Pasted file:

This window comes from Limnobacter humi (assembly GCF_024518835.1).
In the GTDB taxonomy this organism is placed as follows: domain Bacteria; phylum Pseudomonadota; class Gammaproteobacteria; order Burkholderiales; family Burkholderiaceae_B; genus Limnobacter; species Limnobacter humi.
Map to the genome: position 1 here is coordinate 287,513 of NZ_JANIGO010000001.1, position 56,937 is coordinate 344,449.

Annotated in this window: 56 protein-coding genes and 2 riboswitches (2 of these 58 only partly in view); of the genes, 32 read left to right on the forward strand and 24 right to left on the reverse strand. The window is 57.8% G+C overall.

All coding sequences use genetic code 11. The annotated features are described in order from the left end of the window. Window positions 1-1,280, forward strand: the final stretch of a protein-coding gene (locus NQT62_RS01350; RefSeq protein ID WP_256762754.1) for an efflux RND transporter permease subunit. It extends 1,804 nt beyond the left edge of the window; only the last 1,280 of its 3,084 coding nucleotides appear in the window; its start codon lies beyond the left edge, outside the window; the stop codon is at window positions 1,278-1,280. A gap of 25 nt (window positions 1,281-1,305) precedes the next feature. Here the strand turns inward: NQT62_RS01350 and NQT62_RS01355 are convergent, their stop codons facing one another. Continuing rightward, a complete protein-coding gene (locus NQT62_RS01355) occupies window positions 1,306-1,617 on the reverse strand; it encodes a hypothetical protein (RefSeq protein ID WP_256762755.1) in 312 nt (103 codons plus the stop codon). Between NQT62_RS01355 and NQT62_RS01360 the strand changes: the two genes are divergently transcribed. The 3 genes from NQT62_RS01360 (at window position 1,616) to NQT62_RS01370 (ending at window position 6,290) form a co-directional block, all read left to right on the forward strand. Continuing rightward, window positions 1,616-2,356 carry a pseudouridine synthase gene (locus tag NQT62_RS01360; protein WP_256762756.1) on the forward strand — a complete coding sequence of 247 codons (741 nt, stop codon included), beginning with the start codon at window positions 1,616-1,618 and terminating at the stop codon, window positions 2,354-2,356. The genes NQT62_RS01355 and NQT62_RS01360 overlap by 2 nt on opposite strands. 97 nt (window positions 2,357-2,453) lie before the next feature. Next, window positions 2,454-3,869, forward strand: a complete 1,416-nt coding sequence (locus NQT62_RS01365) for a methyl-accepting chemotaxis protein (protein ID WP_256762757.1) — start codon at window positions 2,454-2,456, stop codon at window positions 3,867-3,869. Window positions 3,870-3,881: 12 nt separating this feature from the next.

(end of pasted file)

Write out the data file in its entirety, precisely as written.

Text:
This window comes from Limnobacter humi (assembly GCF_024518835.1).
In the GTDB taxonomy this organism is placed as follows: domain Bacteria; phylum Pseudomonadota; class Gammaproteobacteria; order Burkholderiales; family Burkholderiaceae_B; genus Limnobacter; species Limnobacter humi.
Map to the genome: position 1 here is coordinate 287,513 of NZ_JANIGO010000001.1, position 56,937 is coordinate 344,449.

Annotated in this window: 56 protein-coding genes and 2 riboswitches (2 of these 58 only partly in view); of the genes, 32 read left to right on the forward strand and 24 right to left on the reverse strand. The window is 57.8% G+C overall.

All coding sequences use genetic code 11. The annotated features are described in order from the left end of the window. Window positions 1-1,280, forward strand: the final stretch of a protein-coding gene (locus NQT62_RS01350; RefSeq protein ID WP_256762754.1) for an efflux RND transporter permease subunit. It extends 1,804 nt beyond the left edge of the window; only the last 1,280 of its 3,084 coding nucleotides appear in the window; its start codon lies beyond the left edge, outside the window; the stop codon is at window positions 1,278-1,280. A gap of 25 nt (window positions 1,281-1,305) precedes the next feature. Here the strand turns inward: NQT62_RS01350 and NQT62_RS01355 are convergent, their stop codons facing one another. Continuing rightward, a complete protein-coding gene (locus NQT62_RS01355) occupies window positions 1,306-1,617 on the reverse strand; it encodes a hypothetical protein (RefSeq protein ID WP_256762755.1) in 312 nt (103 codons plus the stop codon). Between NQT62_RS01355 and NQT62_RS01360 the strand changes: the two genes are divergently transcribed. The 3 genes from NQT62_RS01360 (at window position 1,616) to NQT62_RS01370 (ending at window position 6,290) form a co-directional block, all read left to right on the forward strand. Continuing rightward, window positions 1,616-2,356 carry a pseudouridine synthase gene (locus tag NQT62_RS01360; protein WP_256762756.1) on the forward strand — a complete coding sequence of 247 codons (741 nt, stop codon included), beginning with the start codon at window positions 1,616-1,618 and terminating at the stop codon, window positions 2,354-2,356. The genes NQT62_RS01355 and NQT62_RS01360 overlap by 2 nt on opposite strands. 97 nt (window positions 2,357-2,453) lie before the next feature. Next, window positions 2,454-3,869, forward strand: a complete 1,416-nt coding sequence (locus NQT62_RS01365) for a methyl-accepting chemotaxis protein (protein ID WP_256762757.1) — start codon at window positions 2,454-2,456, stop codon at window positions 3,867-3,869. Window positions 3,870-3,881: 12 nt separating this feature from the next.